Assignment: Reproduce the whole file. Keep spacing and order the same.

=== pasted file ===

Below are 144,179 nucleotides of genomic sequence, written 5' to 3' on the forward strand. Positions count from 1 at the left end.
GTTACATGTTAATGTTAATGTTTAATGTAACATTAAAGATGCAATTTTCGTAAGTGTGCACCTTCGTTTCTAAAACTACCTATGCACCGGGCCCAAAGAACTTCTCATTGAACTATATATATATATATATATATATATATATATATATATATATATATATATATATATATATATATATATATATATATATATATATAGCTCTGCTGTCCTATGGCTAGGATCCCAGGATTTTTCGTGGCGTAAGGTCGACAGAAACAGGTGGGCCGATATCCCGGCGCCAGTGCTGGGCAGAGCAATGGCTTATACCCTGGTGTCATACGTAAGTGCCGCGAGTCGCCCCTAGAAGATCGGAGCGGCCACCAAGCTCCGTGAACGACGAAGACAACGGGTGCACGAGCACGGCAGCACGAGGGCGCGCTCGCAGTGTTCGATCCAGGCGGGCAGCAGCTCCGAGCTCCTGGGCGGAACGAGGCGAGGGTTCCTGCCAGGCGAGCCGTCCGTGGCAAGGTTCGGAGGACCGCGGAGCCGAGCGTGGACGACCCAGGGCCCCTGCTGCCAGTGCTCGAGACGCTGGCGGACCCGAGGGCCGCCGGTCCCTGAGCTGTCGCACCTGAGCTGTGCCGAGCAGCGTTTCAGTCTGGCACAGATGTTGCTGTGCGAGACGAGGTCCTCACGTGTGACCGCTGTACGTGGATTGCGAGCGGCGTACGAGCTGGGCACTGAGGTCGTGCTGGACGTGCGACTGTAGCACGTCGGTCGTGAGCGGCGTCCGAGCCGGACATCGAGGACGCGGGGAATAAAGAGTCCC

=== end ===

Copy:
Below are 144,179 nucleotides of genomic sequence, written 5' to 3' on the forward strand. Positions count from 1 at the left end.
GTTACATGTTAATGTTAATGTTTAATGTAACATTAAAGATGCAATTTTCGTAAGTGTGCACCTTCGTTTCTAAAACTACCTATGCACCGGGCCCAAAGAACTTCTCATTGAACTATATATATATATATATATATATATATATATATATATATATATATATATATATATATATATATATATATATATATATATATATAGCTCTGCTGTCCTATGGCTAGGATCCCAGGATTTTTCGTGGCGTAAGGTCGACAGAAACAGGTGGGCCGATATCCCGGCGCCAGTGCTGGGCAGAGCAATGGCTTATACCCTGGTGTCATACGTAAGTGCCGCGAGTCGCCCCTAGAAGATCGGAGCGGCCACCAAGCTCCGTGAACGACGAAGACAACGGGTGCACGAGCACGGCAGCACGAGGGCGCGCTCGCAGTGTTCGATCCAGGCGGGCAGCAGCTCCGAGCTCCTGGGCGGAACGAGGCGAGGGTTCCTGCCAGGCGAGCCGTCCGTGGCAAGGTTCGGAGGACCGCGGAGCCGAGCGTGGACGACCCAGGGCCCCTGCTGCCAGTGCTCGAGACGCTGGCGGACCCGAGGGCCGCCGGTCCCTGAGCTGTCGCACCTGAGCTGTGCCGAGCAGCGTTTCAGTCTGGCACAGATGTTGCTGTGCGAGACGAGGTCCTCACGTGTGACCGCTGTACGTGGATTGCGAGCGGCGTACGAGCTGGGCACTGAGGTCGTGCTGGACGTGCGACTGTAGCACGTCGGTCGTGAGCGGCGTCCGAGCCGGACATCGAGGACGCGGGGAATAAAGAGTCCC